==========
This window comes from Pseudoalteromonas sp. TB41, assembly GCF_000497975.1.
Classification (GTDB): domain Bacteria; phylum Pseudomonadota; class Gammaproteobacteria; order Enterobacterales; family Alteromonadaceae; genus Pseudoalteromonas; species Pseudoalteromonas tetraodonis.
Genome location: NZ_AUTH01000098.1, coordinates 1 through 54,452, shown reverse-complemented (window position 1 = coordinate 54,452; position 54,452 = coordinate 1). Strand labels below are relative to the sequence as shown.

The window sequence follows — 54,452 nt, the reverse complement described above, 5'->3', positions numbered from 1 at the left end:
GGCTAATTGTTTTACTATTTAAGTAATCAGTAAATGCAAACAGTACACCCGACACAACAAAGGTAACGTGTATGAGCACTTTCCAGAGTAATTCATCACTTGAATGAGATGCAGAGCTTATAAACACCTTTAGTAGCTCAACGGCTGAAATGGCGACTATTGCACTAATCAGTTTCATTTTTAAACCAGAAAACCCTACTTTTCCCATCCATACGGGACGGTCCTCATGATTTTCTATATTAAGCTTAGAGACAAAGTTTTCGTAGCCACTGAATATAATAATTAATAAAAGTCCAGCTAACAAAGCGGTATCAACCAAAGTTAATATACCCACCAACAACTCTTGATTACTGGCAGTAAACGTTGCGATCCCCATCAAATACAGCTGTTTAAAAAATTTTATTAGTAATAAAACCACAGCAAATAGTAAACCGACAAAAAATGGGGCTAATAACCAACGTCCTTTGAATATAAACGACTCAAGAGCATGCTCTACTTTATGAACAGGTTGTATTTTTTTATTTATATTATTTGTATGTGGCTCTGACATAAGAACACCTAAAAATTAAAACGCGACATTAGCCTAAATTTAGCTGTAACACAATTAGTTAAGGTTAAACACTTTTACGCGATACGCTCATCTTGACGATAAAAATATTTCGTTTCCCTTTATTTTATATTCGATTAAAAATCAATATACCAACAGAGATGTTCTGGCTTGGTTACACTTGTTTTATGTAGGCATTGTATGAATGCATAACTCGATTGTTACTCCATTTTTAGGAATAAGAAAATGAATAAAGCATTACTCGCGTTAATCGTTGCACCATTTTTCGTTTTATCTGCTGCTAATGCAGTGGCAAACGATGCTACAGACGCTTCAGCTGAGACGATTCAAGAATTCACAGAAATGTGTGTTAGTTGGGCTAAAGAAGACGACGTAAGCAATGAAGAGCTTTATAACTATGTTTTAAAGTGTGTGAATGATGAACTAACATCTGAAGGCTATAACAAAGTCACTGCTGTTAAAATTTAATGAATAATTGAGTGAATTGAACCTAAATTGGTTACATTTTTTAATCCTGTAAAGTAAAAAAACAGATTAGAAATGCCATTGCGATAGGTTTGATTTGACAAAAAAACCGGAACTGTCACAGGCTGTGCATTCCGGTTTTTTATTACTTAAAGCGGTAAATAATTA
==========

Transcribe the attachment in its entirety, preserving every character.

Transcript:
This window comes from Pseudoalteromonas sp. TB41, assembly GCF_000497975.1.
Classification (GTDB): domain Bacteria; phylum Pseudomonadota; class Gammaproteobacteria; order Enterobacterales; family Alteromonadaceae; genus Pseudoalteromonas; species Pseudoalteromonas tetraodonis.
Genome location: NZ_AUTH01000098.1, coordinates 1 through 54,452, shown reverse-complemented (window position 1 = coordinate 54,452; position 54,452 = coordinate 1). Strand labels below are relative to the sequence as shown.

The window sequence follows — 54,452 nt, the reverse complement described above, 5'->3', positions numbered from 1 at the left end:
GGCTAATTGTTTTACTATTTAAGTAATCAGTAAATGCAAACAGTACACCCGACACAACAAAGGTAACGTGTATGAGCACTTTCCAGAGTAATTCATCACTTGAATGAGATGCAGAGCTTATAAACACCTTTAGTAGCTCAACGGCTGAAATGGCGACTATTGCACTAATCAGTTTCATTTTTAAACCAGAAAACCCTACTTTTCCCATCCATACGGGACGGTCCTCATGATTTTCTATATTAAGCTTAGAGACAAAGTTTTCGTAGCCACTGAATATAATAATTAATAAAAGTCCAGCTAACAAAGCGGTATCAACCAAAGTTAATATACCCACCAACAACTCTTGATTACTGGCAGTAAACGTTGCGATCCCCATCAAATACAGCTGTTTAAAAAATTTTATTAGTAATAAAACCACAGCAAATAGTAAACCGACAAAAAATGGGGCTAATAACCAACGTCCTTTGAATATAAACGACTCAAGAGCATGCTCTACTTTATGAACAGGTTGTATTTTTTTATTTATATTATTTGTATGTGGCTCTGACATAAGAACACCTAAAAATTAAAACGCGACATTAGCCTAAATTTAGCTGTAACACAATTAGTTAAGGTTAAACACTTTTACGCGATACGCTCATCTTGACGATAAAAATATTTCGTTTCCCTTTATTTTATATTCGATTAAAAATCAATATACCAACAGAGATGTTCTGGCTTGGTTACACTTGTTTTATGTAGGCATTGTATGAATGCATAACTCGATTGTTACTCCATTTTTAGGAATAAGAAAATGAATAAAGCATTACTCGCGTTAATCGTTGCACCATTTTTCGTTTTATCTGCTGCTAATGCAGTGGCAAACGATGCTACAGACGCTTCAGCTGAGACGATTCAAGAATTCACAGAAATGTGTGTTAGTTGGGCTAAAGAAGACGACGTAAGCAATGAAGAGCTTTATAACTATGTTTTAAAGTGTGTGAATGATGAACTAACATCTGAAGGCTATAACAAAGTCACTGCTGTTAAAATTTAATGAATAATTGAGTGAATTGAACCTAAATTGGTTACATTTTTTAATCCTGTAAAGTAAAAAAACAGATTAGAAATGCCATTGCGATAGGTTTGATTTGACAAAAAAACCGGAACTGTCACAGGCTGTGCATTCCGGTTTTTTATTACTTAAAGCGGTAAATAATTA